This year, over two million Brazilians used Khan Academy to study and learn - we’re so excited that they’re enjoying the Portuguese site.

Em diante!

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O que Bill Gates, Anitta e Anderson Silva têm em comum?

A equipe responsável pela Khan Academy no Brasil recentemente perguntou para mais de 20 celebridades do mundo da música, das artes e do entretenimento sobre sua maneira favorita de estudar matemática e eles compartilharam os benefícios de estudar com a Khan Academy de forma gratuita e empolgante. O grupo inclui ídolos nacionais e internacionais, como Bill Gates, a cantora Anitta e o campeão de MMA Anderson Silva. Aqui você pode ver alguns desses vídeos.

O Bill Gates, por exemplo, falou que o site é uma excelente ferramenta na aventura do conhecimento - “a quantidade de conteúdo é incrível, as explicações são simples”. Ele apontou que tem acessado a Khan para se lembrar de alguns conceitos e que seus filhos também usam “quando têm alguma dificuldade” – o que nos faz sentir melhor quanto esquecemos as coisas também!

Esse ano já são mais de dois milhões de brasileiros estudando e aprendendo com a Khan Academy! Estamos super entusiasmados com o sucesso do site no Brasil!

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Learn how to make webpages with HTML & CSS on Khan Academy

I often get asked how I got into programming. Well, it all started with me forgetting to buy a gift for my mum. I was in 6th grade, and it was Mother’s Day. We lived a few hours walk from the shops in town, and I had to walk by a high-security penitentiary to get to those shops - given the recent surge in prison escapes, I didn’t feel like taking the risk.

I’d been browsing the web a lot recently, checking out the fan websites for my favorite boy bands and hanging out in pet-themed chat rooms. I always liked the idea of making gifts instead of buying gifts, so I thought “hey, I’ll make my mum a webpage!”

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I searched on Yahoo! for instructions (this was even before the days of Google'ing), and made a webpage for my mum with a big cheesy “Happy Mother’s Day” GIF at the top (thanks, Microsoft Word Art!). My mum was happy that I’d taken the effort to learn something new; I was happy that I’d discovered how to get away with never buying gifts and I was left with a newfound curiosity for making things on the web.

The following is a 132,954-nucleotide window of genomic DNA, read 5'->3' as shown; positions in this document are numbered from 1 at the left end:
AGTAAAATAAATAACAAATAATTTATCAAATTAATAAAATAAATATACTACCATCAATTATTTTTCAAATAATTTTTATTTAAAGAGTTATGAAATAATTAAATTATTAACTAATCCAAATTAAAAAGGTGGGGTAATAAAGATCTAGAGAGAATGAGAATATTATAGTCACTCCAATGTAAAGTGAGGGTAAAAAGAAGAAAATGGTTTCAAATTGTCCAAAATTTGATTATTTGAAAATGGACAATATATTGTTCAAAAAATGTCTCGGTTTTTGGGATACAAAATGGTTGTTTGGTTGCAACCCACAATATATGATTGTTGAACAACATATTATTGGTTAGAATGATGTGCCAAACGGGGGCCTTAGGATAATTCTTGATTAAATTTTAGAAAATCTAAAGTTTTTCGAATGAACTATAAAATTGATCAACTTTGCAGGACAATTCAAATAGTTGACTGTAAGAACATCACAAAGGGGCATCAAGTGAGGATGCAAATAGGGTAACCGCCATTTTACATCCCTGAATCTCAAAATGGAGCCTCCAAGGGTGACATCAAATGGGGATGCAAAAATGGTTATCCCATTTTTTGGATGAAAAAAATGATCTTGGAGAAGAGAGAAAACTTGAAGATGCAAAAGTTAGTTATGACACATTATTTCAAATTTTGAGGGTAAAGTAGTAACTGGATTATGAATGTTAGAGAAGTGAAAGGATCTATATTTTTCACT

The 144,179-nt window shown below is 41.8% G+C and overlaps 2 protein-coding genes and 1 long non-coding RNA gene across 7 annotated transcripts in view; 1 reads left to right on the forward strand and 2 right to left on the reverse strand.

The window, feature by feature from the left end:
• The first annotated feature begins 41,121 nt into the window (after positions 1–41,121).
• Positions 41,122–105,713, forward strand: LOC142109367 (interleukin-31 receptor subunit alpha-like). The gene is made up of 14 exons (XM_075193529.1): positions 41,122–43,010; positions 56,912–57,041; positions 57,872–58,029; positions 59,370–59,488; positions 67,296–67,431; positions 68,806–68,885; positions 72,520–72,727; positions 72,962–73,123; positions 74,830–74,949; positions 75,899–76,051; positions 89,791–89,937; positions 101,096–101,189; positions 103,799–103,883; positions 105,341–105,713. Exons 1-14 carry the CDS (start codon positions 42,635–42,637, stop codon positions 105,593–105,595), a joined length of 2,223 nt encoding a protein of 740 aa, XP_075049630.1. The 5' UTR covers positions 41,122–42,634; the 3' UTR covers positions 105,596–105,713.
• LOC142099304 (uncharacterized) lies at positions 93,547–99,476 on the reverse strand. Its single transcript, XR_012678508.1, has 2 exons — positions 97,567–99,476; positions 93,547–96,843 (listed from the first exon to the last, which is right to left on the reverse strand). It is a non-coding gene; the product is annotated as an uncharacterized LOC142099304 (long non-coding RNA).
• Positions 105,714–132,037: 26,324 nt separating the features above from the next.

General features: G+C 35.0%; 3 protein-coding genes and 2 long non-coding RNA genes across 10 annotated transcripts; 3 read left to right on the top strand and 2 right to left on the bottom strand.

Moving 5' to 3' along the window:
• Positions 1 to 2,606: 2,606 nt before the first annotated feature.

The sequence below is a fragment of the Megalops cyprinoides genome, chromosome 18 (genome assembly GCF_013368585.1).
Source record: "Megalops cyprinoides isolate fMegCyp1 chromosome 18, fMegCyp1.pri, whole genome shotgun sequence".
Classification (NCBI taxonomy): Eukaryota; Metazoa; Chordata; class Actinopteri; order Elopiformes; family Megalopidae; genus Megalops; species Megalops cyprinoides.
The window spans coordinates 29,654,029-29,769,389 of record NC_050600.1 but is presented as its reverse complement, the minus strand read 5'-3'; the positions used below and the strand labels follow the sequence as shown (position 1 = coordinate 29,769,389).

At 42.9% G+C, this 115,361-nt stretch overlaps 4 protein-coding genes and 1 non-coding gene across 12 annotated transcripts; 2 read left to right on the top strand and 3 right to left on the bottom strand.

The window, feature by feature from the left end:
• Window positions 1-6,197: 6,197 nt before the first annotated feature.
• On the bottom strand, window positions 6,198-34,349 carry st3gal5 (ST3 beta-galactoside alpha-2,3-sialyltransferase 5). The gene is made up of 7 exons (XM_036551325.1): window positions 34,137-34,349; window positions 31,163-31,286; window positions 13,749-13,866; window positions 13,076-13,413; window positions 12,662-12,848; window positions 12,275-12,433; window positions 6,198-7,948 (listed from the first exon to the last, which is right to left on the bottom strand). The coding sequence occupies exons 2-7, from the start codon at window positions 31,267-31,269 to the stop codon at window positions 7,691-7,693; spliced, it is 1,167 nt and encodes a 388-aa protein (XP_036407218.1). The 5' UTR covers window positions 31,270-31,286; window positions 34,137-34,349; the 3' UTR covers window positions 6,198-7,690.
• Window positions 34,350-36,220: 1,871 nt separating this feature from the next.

And that’s how I got into programming. I started off in HTML and then got into Perl, Java, JavaScript, PHP—anything I could get my hands that would enable me to share creations on the web.

Now, nearly 2 decades later, the web is ubiquitous and there are more than 1 billion websites on the internet. Every single one of those websites is built with HTML, and probably many of them include CSS for styling and JavaScript for interactivity.

That’s why I’m thrilled that we can now teach HTML and CSS on Khan Academy. HTML/CSS is the first step on the path to being a web developer, plus it’s also a skill that non-developers can hugely benefit from - like bloggers, marketers, and librarians - because HTML shows up in so many of their jobs, too.

You can try out our HTML/CSS environment here. It’s interactive and real-time, just like our ProcessingJS environment, plus includes a color picker, image picker, and number scrubbers.

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To help you learn how to make webpages, we’ve put together an Intro to HTML/CSS course. It’s around 8 hours of talk-throughs, coding challenges, projects, and quizzes, and will give you a great basis in the most common HTML tags and a wide range of CSS selectors and properties.